clustering algorithms, or for that matter PCA, is enhanced by the
inclusion of representatives of the parental population groups. In
the analyses performed in the current studies there were
representatives of the different continental groups. The inclusion
of these groups is particularly important when admixed popula-
tions are being examined. The inclusion of these groups, even
without specifying population membership, allows more accurate
cluster separation. In general, and specifically for the studies
reported herein, we did not specify population membership, an
available option in the STRUCTURE program. (Similar results are
obtained using this option but with larger confidence intervals
[data not shown]). To facilitate the appropriate application of the
AIMs described in this study, the genotypes of continental
populations groups are provided as a resource to the scientific
community (Supplementary Table S6).
Finally, for each of the SNP AIMs used in the current
study a TaqMan SNP genotyping assay is readily available
(Supplementary Table S2). We also note that each of the SNPs
is also part of the Illumina 300K array, which should enable
inspection and utilization of genotypes that are provided in the I-
control data base. A summary of the information for each SNP is
provided in Supplemental Tables S2 and S6. In addition, since
many researches may wish to use a smaller AIMs set, we have
optimized a panel of 96 SNPs for which robust TaqMan assays are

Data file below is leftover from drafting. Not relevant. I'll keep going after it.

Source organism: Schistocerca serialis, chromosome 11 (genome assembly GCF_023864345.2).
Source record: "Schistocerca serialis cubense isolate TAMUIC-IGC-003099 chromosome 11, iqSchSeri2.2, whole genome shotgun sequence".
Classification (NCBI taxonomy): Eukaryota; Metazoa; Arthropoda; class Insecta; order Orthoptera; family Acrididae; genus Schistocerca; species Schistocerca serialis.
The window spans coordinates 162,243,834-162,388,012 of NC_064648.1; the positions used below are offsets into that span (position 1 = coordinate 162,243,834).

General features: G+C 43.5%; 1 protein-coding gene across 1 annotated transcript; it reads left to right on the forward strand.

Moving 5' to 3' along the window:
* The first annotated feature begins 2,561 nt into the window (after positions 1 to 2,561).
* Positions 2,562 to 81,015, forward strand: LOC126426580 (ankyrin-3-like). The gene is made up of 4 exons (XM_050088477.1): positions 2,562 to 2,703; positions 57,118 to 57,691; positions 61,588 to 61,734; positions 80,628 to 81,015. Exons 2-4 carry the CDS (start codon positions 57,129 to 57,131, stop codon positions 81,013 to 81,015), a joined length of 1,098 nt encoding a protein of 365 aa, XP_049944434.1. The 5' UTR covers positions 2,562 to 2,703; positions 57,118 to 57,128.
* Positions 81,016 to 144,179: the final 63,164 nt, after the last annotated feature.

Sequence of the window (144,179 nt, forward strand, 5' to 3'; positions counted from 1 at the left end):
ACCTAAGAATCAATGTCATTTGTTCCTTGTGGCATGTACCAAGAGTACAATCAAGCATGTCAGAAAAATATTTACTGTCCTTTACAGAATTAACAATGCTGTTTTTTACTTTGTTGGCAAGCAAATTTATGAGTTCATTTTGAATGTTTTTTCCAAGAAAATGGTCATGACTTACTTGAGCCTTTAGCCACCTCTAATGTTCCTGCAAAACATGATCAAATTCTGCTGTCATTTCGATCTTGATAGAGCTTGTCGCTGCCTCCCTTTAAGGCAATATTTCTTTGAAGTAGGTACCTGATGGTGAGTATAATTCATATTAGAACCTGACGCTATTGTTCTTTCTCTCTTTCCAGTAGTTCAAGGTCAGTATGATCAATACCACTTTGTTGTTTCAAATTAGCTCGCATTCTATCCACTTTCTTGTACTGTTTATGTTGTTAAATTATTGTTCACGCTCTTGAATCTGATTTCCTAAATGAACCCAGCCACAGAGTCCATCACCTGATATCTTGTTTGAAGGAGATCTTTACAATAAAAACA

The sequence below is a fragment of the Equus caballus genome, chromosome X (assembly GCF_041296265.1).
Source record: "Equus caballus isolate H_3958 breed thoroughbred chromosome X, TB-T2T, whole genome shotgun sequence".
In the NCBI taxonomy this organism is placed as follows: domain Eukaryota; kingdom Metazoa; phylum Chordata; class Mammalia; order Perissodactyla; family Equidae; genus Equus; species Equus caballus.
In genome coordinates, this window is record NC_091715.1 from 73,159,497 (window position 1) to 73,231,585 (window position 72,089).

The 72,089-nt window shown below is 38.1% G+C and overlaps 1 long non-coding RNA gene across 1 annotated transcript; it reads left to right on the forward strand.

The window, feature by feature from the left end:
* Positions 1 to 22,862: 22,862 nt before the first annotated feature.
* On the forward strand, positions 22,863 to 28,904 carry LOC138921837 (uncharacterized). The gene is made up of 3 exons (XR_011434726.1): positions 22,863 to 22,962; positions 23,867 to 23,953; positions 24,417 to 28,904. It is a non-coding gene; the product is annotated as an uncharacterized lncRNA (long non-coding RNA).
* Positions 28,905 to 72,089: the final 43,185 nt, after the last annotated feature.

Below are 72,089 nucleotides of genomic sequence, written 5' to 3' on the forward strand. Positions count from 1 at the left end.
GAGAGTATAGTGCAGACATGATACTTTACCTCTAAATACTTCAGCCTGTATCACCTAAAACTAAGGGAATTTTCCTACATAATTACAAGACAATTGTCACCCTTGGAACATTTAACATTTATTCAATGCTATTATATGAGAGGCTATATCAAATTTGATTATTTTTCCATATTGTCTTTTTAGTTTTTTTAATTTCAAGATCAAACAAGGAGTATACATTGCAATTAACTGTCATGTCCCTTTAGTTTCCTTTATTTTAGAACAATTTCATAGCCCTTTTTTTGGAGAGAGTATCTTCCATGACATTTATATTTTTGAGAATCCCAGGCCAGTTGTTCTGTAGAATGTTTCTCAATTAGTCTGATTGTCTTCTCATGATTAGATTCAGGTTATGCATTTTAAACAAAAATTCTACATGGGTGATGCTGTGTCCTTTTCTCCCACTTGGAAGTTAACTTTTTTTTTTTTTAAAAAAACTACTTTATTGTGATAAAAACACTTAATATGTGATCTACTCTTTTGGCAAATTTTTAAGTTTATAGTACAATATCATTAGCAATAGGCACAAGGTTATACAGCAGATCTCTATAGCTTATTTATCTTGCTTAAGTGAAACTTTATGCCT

available as a cost-effective format (see Supplementary Table S1,
The Swedish Research Council provided support (to M.E.A.-R.). P.W. and
F.D.L.V. declare competing financial interests.
tests using different AIM sets. Three population-specific alleles were
used to model phenotypes prevalent in a particular population. The
ordinate shows the w2value with the first value showing the Armitage
test result. The correction for false-positive association tests
(EIGENSTRAT analyses) using either 200K SNP markers or the
selected AIM sets are shown along the abscissa. The surrogate
cases are defined by homozygosity for: (A,D) Allele A for rs 2675348 in
the SLC24A5 locus; (B) allele A for rs1446585 in the LCT locus; and (C)
allele A for rs100008281 in the ADH1B locus. The surrogate cases are
chosen in 865 samples from EURA, AFR, and EAS populations in (A),
(B), and (C), respectively; and from 1,847 African American samples in
(D). The dashed bold line represent nominal significance level
(P50.05)corrected for 200K
(P52.5e–7). The marker shade/color indicates the location of relative
to the locus chosen to define the surrogate phenotype. The dark
markers are located on chromosomes that do not contain the locus
defining the surrogate phenotype while the lighter markers are
located near the locus. [Color figure can be viewed in the online issue
which is available at www.interscience.wiley.com]
Correction of population stratification in association
HUMAN MUTATION, Vol. 30, No. 1, 69–78, 2009